The more ions that are present, the higher the conductivity.  Distilled or de-ionized water can act as an insulator due to its negligible conductivity value.  Conversely, seawater has a very high conductivity.

Significant changes in conductivity, whether due to natural flooding, evaporation or man-made pollution can be very detrimental to water quality.

There is no DENR standard for conductivity.  However, the U.S. standard for drinking water set by the Environmental Protection Agency’s (EPA) National Secondary water standards is less than or equal to 900 microSiemens/micromhos per centimeter.

In most rivers and lakes with outflows, conductivity ranges between 10 and 1,000 microSiemens/centimeter.  In American freshwater streams, the average conductivity ranges from 100 to 2,000 microSiemens per centimeter.

Viewed against the EPA criterion, all eight esteros met the benchmark with their low conductivity values ranging from a low of 0.77 in De la Reina to a high of 24.39 in Sunog Apog.

Salinity is an estimate of the level of salt in a water sample.  It is derived from a conductivity reading using a 0.5 conversion factor.  It is expressed in parts per thousand (ppt) or grams per kilogram.

The average river salinity is 0.5 ppt while the average ocean salinity is 35 ppt.  Moreover, the following are approximate values of salinity in ppt based on source:  freshwater (less than or equal to 0.5);  brackish/estuary (0.5-17);  black sea (16);  ocean range (32-37);  ocean average (35).

Based on these average values, the waters of Sunog Apog with a salinity of 2.44 ppt  falls in the brackish/estuary category. The waters of Maypajo, Kabulusan, Magdalena with salinity values less than 0.5 ppt belong to the freshwater category.

Salinity is an important water quality parameter because it affects DO solubility.  The higher the salinity, the lower the DO concentration.

Moreover, salinity is important because it poses a major threat to freshwater systems. Organisms thriving in these systems can only tolerate a specific range of salinity.  Salinity values outside the normal range can result in fish kills due to changes in DO concentration, osmosis regulation, and total dissolved solids (TDS) toxicity.

 pH is a measure of how acidic or basic (alkaline) a water source is.  The pH scale is logarithmic and goes from 0 to 14.  For each whole-number increase (e.g. from 1 to 2), the hydrogen ion concentration decreases ten-fold and the water becomes less acidic.  As pH decreases, the water becomes more acidic.  As pH increases, water becomes more basic or more alkaline.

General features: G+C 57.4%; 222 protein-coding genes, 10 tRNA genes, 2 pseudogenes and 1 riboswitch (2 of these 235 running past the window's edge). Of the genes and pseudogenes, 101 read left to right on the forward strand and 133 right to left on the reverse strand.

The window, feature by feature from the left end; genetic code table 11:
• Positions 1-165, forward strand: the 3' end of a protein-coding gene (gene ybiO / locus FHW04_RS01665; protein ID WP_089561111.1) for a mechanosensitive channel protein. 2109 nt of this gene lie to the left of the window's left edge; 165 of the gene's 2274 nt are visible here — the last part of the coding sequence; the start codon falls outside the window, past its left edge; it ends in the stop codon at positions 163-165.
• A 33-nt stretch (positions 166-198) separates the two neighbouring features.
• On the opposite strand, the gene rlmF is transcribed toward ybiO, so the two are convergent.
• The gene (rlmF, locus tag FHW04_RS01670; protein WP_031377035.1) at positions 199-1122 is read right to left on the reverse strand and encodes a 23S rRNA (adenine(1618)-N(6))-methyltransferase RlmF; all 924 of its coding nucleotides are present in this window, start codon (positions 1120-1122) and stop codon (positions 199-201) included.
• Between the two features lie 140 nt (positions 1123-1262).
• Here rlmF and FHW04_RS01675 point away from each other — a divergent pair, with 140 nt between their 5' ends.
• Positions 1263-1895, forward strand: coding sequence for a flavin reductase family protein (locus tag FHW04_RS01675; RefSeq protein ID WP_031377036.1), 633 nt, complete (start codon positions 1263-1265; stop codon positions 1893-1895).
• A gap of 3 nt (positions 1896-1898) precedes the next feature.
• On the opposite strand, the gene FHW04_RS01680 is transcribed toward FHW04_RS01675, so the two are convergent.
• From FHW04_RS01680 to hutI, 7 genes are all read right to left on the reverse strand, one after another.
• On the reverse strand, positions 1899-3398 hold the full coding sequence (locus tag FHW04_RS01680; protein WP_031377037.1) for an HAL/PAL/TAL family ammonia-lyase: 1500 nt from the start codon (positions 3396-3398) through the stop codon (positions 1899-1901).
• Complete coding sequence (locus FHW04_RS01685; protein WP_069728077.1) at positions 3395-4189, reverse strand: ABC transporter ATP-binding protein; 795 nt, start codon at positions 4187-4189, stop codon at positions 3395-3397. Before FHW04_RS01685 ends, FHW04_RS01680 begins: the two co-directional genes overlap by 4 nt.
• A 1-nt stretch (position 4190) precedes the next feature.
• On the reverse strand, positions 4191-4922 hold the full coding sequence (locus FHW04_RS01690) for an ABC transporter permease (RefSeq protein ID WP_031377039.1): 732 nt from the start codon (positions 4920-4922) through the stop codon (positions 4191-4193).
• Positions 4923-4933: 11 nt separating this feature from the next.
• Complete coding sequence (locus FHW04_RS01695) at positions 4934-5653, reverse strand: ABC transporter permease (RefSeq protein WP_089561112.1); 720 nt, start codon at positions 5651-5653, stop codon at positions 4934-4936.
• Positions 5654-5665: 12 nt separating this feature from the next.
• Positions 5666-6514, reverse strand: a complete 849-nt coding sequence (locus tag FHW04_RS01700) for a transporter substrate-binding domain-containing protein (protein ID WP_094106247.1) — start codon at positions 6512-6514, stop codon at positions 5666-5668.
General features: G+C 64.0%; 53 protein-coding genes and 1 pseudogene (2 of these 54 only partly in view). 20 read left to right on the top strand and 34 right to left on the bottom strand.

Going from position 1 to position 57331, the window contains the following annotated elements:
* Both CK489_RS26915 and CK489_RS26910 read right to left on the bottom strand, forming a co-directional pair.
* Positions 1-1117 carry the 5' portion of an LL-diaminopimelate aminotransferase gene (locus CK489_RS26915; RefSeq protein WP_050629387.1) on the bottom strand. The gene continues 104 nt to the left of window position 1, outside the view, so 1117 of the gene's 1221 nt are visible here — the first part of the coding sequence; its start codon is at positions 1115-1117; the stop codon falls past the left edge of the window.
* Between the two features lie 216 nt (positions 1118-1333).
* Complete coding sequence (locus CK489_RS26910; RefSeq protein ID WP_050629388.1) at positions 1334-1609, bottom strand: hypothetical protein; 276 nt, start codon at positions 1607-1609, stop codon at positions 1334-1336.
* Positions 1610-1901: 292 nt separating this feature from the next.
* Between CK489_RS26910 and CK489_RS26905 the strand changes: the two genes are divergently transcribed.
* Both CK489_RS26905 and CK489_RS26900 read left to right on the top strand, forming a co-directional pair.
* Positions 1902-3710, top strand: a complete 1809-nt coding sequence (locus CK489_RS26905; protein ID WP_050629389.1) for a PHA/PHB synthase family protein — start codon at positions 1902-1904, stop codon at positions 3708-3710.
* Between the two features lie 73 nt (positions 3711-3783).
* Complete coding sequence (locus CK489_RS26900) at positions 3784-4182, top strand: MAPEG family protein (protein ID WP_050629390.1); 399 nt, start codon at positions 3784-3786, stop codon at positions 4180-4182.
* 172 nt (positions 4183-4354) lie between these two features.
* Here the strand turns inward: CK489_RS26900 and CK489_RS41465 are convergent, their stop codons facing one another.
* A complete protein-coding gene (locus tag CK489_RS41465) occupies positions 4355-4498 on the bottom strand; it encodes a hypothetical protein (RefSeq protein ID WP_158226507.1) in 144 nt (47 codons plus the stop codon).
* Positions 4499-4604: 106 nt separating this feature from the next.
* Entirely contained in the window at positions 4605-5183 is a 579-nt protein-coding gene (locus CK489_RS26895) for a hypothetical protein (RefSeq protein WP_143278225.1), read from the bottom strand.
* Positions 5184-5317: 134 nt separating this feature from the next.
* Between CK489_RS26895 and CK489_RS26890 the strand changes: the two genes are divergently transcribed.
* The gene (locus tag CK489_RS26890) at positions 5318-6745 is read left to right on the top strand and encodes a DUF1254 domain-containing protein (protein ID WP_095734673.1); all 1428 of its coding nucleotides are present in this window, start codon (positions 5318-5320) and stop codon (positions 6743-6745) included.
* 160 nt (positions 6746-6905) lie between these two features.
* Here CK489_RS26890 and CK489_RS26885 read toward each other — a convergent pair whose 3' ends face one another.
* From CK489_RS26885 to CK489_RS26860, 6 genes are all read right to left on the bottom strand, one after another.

pH values less than 7 are acidic, while pH values exceeding 7 are basic or alkaline.  A value of 7 is neutral. pH values less than 4.8 or greater than 9.2 can be harmful to aquatic life.

As water becomes more basic or alkaline, the pH increases many chemical reactions inside aquatic organisms (cellular metabolism) that are necessary for survival and growth.  Organisms require a narrow pH range. At the extreme ends of pH (2 or 13), physical damage to gills, exoskeleton, and fins occur.  Most valuable fish species such as brook trout are sensitive to changes in pH.  Immature stages of aquatic insects and immature fish are extremely sensitive to low pH values less than 5.0 and may die.

Changes in pH may alter the concentrations of substances in water to a more toxic form.  For example, a decrease in pH (below 6) may increase the amount of mercury soluble in water.  On the other hand, an increase in pH (above 8.5) enhances the conversion of non-toxic ammonia (ammonium ion) to a toxic form of ammonia (un-ionized ammonia).  Low pH levels (acidic water) also accelerate the leaching of heavy metals harmful to fish and other aquatic organisms.

The DENR pH standard for Class C waters establishes the optimum range of 6.5 to 8.5.  Only Binondo met such standard.  The other 7 esteros showed acidic levels with pH values lower than the prescribed lower limit of 6.5.  The most acidic waters came from Magdalena which had a pH of 6.05.

Turbidity is a measure of the amount of suspended particles in water.  It is also a measure of water clarity or transparency which indicates how far light can travel through water.  Suspended particles that reduce clarity may include organic particles (microbes, algae, plant particles, animal detritus) and inorganic particles (e.g. silt and clay), sewage, and industrial waste.

High turbidity may result from high amounts of suspended particles and the presence of dark-colored humic acids coming from decaying vegetation common in peat bog waters.  When turbidity is high, water loses its ability to support a diversity of aquatic organisms.

Oxygen levels decrease in turbid waters which become warmer due to the greater heat absorption from sunlight by the suspended particles.  The consequent decrease in light penetration as a result of high turbidity results in decreased photosynthetic activity which, in turn, decreases the amount of oxygen in the water.

High amounts of suspended solids (a mark of high turbidity) can clog fish gills, reduce growth rates of aquatic organisms, reduce disease resistance, and prevent or slow down egg/larval development.

Settled particles make river-bottom microhabitats unsuitable for mayfly nymphs, stonefly nymphs, caddis fly larvae, and other aquatic insects.  The sediment can also carry pathogens, pollutants, and nutrients which may result in fish kills.